There may be a case for considering whether it would be beneficial to insert a training proviso as a defence for junior employees. If they could show that they did not know or suspect that money laundering was occurring, and that they had not received the training required under the Money Laundering Regulations 1993, they would have that specific defence for the alleged offence.
That might strengthen the existing reasonable excuse defence. A reasonable excuse would be for anyone to tell a court—the prosecution would take account of this—that they did not receive the training to which they were entitled, and that their employer was obliged to give under the Money Laundering Regulations 1993, so they could not be expected to have reasonable grounds for suspicion. However, we may strengthen that by inserting such a requirement in
Column Number: 1135the Bill. I assure Opposition Members and my hon. Friends that I will examine that, if their worries about junior staff in companies would be allayed by strengthening the ability of such staff to make that defence.
Mr. Stinchcombe: I thank the Minister for that helpful contribution.
However, the Minister's arguments relied on the first line of schedule 6, which he tells us was specifically incorporated as an endeavour to deal with the problem. I do not understand that line. It does not define when a business is in the regulated sector. One wants a definition in a statute to contain qualification. This measure introduces quantification, but it does not give a threshold. I understand the reasons behind the measure, but it does not achieve what is intended.
Mr. Ainsworth: I have raised that question repeatedly, and have received repeated reassurances that the line does what is required of it: it rules out people who are doing a job that should not fall under the provision. Hon. Members may have serious doubts, despite what I said. I see no point in arguing with them when they say that I have flatly refused to examine the provision in any circumstances. I have made the Committee aware that we repeatedly raised the issue with the draftsman, and he told us that it does what we want it to—but I will examine the issue again if hon. Members' worries remain.
Mr. Lazarowicz: I found the Minister's statement helpful. My worry is about a senior officer in an organisation who was not otherwise covered by the regulations and who could be exempt from a duty to disclose in certain circumstances. That example should not be put aside, but, as the Minister said, there might be situations in which someone, such as a senior officer in an organisation who would not otherwise be covered by the term ''business activities'', as he defines it, might be regarded as morally blameworthy. We should consider ways of ensuring, as far as possible, that such individuals do not escape through changes that are introduced as a consequence of our discussion.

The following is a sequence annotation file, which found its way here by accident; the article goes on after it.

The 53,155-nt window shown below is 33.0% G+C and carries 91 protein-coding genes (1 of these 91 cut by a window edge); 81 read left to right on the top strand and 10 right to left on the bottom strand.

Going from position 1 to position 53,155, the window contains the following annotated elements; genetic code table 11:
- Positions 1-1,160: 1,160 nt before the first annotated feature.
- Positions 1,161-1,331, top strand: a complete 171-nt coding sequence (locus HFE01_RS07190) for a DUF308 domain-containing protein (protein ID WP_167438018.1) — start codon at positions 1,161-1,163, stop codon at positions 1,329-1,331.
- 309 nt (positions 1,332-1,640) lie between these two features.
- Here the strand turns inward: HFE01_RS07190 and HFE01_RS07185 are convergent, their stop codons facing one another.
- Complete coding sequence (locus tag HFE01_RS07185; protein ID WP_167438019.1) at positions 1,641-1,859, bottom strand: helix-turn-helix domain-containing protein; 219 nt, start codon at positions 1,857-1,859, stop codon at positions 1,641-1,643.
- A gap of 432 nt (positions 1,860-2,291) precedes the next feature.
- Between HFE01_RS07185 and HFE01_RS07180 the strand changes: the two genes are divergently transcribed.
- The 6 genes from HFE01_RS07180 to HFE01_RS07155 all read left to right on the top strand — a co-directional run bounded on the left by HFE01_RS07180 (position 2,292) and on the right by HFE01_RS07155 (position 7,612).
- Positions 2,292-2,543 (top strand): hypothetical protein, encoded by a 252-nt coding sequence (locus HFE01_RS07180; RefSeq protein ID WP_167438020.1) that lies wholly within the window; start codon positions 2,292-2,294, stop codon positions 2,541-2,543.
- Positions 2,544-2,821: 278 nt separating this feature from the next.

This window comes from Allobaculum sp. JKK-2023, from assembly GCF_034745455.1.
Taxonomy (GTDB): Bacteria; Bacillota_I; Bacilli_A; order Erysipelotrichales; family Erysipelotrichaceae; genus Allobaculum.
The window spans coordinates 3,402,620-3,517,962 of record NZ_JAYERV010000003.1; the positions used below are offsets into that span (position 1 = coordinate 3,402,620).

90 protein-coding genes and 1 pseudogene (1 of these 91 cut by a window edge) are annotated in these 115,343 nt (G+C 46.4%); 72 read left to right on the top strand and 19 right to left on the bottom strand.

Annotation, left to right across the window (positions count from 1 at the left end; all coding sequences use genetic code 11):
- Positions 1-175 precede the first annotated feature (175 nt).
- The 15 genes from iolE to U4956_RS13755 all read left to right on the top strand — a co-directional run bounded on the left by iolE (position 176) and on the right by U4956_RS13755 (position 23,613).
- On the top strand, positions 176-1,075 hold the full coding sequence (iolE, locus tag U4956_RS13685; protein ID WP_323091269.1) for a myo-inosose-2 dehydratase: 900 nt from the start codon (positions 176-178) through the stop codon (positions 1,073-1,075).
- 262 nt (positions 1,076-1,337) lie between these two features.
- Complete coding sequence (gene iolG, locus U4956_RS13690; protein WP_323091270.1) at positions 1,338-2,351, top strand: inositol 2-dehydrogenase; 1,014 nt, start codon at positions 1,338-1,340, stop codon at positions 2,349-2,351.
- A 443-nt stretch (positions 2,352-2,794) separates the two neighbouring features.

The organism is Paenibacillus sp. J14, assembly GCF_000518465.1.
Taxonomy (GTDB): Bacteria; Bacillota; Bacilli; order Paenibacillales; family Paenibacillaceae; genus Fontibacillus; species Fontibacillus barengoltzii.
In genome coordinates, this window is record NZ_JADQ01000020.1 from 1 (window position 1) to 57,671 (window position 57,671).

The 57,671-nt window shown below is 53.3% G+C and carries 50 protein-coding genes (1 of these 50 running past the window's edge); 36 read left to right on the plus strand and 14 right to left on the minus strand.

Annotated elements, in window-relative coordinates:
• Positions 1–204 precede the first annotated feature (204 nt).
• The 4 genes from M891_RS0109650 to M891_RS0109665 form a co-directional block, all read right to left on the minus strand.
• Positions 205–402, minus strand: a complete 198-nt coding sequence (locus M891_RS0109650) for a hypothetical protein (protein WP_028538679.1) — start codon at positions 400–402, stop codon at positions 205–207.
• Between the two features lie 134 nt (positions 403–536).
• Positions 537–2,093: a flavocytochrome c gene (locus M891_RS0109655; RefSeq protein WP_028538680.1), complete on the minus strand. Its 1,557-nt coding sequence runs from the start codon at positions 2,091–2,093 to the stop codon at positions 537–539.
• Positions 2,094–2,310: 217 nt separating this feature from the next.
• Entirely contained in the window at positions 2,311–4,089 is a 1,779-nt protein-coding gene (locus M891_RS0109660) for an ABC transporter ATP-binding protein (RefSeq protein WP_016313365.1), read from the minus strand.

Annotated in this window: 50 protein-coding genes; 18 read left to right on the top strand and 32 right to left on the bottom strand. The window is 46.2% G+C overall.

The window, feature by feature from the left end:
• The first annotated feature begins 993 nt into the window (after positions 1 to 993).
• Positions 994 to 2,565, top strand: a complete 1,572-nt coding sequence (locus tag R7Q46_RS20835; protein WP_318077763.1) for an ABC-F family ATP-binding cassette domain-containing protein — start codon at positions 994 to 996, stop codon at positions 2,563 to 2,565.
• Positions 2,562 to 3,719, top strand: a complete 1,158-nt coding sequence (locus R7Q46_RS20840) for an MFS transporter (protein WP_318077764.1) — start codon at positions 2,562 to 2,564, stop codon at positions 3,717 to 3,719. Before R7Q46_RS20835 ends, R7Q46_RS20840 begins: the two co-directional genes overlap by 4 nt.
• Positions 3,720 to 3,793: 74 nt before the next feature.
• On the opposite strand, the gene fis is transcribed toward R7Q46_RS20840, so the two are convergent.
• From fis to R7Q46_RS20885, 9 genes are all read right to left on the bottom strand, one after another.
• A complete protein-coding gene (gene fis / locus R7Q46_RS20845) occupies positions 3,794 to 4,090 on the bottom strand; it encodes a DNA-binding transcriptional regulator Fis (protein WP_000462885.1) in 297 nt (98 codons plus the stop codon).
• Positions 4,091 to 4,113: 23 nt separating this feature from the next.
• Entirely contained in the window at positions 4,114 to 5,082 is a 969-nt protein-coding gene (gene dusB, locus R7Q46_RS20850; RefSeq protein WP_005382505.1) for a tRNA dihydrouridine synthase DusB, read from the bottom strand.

Mr. Ainsworth: We need to be very careful about that. While I am happy to consider those two areas—although I do not hold out much prospect in relation to the second, having been given assurances—I want to bring the Committee's attention back to the main point, which I have made repeatedly. The current regulations, which I accept apply only to drug money laundering—
Mr. Hawkins rose—
Mr. Ainsworth: The hon. Gentleman should allow me to finish one point at least.
A fair amount of laundering of drug money is taking place in this country. However, the current offence is not used to any extent. People are saying, ''Well, prove it.'' They are not even prepared to believe me on that. To quantify it, I am told that there has not been a single offence recorded in Scotland under the
Column Number: 1136current regulations on reporting of drug money, and if there has been more than one in England and Wales, we are not aware of that either. That is the extent to which that specific regulation—not the other money laundering regulations—has been used. I hope that that reinforces the importance of introducing further measures in the Bill.
Mr. Hawkins: Let me try to reassure the Minister that we share his aims, especially with regard to the matter raised by the hon. Member for Edinburgh, North and Leith. If the matter could be recast so that somebody who was senior and who ought to be a target was brought into the net, my hon. Friend the Member for Beaconsfield and I might support such a toughening up of the Bill, which might reassure Labour Members who are always accusing the Opposition of watering it down.
The Minister, in his usual reasonable way, has assured Opposition Members, and Labour Members who share some of our concerns, that he will consider the matter again. I know that we shall vote on the matter in a moment, but while he is reconsidering, will he give another undertaking? Rather than just going back to the same draftsman, who has not drafted correctly, will he also talk to people on the anti-money laundering committee of the Law Society of England and Wales, and to people at the British Bankers Association? Will he work with them on a draft that takes out of the net those people whom we all want to take out of the net? Surely the experts at the sharp end can best advise him on how that can be done. They are not satisfied with the current wording, and neither are we.
|©Parliamentary copyright 2002||Prepared 24 January 2002|